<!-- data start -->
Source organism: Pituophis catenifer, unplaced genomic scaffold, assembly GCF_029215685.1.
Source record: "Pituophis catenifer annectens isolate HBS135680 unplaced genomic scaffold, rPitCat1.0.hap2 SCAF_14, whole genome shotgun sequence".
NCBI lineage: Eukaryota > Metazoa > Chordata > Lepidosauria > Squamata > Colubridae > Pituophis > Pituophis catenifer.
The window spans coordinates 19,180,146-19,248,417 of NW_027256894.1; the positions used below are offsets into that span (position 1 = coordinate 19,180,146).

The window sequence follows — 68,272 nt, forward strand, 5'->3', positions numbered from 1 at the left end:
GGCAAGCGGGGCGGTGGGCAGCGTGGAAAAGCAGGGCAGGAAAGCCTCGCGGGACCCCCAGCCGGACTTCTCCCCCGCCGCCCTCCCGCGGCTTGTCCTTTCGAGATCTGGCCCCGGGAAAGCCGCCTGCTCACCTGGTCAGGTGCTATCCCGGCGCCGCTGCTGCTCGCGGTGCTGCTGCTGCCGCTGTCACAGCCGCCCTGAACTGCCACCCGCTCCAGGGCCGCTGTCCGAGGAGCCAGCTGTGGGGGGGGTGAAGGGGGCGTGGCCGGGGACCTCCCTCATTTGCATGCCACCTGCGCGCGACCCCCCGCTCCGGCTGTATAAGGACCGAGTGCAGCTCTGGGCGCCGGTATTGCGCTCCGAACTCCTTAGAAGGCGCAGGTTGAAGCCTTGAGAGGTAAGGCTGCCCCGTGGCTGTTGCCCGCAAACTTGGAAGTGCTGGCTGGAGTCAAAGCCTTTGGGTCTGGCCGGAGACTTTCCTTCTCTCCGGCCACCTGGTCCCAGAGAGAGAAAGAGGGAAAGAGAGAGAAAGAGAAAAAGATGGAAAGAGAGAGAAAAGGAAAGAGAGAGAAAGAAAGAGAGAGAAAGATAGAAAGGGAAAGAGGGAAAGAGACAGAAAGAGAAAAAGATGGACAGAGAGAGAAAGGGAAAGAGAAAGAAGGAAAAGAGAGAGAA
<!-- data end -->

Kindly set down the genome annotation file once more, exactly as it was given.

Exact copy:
Source organism: Pituophis catenifer, unplaced genomic scaffold, assembly GCF_029215685.1.
Source record: "Pituophis catenifer annectens isolate HBS135680 unplaced genomic scaffold, rPitCat1.0.hap2 SCAF_14, whole genome shotgun sequence".
NCBI lineage: Eukaryota > Metazoa > Chordata > Lepidosauria > Squamata > Colubridae > Pituophis > Pituophis catenifer.
The window spans coordinates 19,180,146-19,248,417 of NW_027256894.1; the positions used below are offsets into that span (position 1 = coordinate 19,180,146).

The window sequence follows — 68,272 nt, forward strand, 5'->3', positions numbered from 1 at the left end:
GGCAAGCGGGGCGGTGGGCAGCGTGGAAAAGCAGGGCAGGAAAGCCTCGCGGGACCCCCAGCCGGACTTCTCCCCCGCCGCCCTCCCGCGGCTTGTCCTTTCGAGATCTGGCCCCGGGAAAGCCGCCTGCTCACCTGGTCAGGTGCTATCCCGGCGCCGCTGCTGCTCGCGGTGCTGCTGCTGCCGCTGTCACAGCCGCCCTGAACTGCCACCCGCTCCAGGGCCGCTGTCCGAGGAGCCAGCTGTGGGGGGGGTGAAGGGGGCGTGGCCGGGGACCTCCCTCATTTGCATGCCACCTGCGCGCGACCCCCCGCTCCGGCTGTATAAGGACCGAGTGCAGCTCTGGGCGCCGGTATTGCGCTCCGAACTCCTTAGAAGGCGCAGGTTGAAGCCTTGAGAGGTAAGGCTGCCCCGTGGCTGTTGCCCGCAAACTTGGAAGTGCTGGCTGGAGTCAAAGCCTTTGGGTCTGGCCGGAGACTTTCCTTCTCTCCGGCCACCTGGTCCCAGAGAGAGAAAGAGGGAAAGAGAGAGAAAGAGAAAAAGATGGAAAGAGAGAGAAAAGGAAAGAGAGAGAAAGAAAGAGAGAGAAAGATAGAAAGGGAAAGAGGGAAAGAGACAGAAAGAGAAAAAGATGGACAGAGAGAGAAAGGGAAAGAGAAAGAAGGAAAAGAGAGAGAA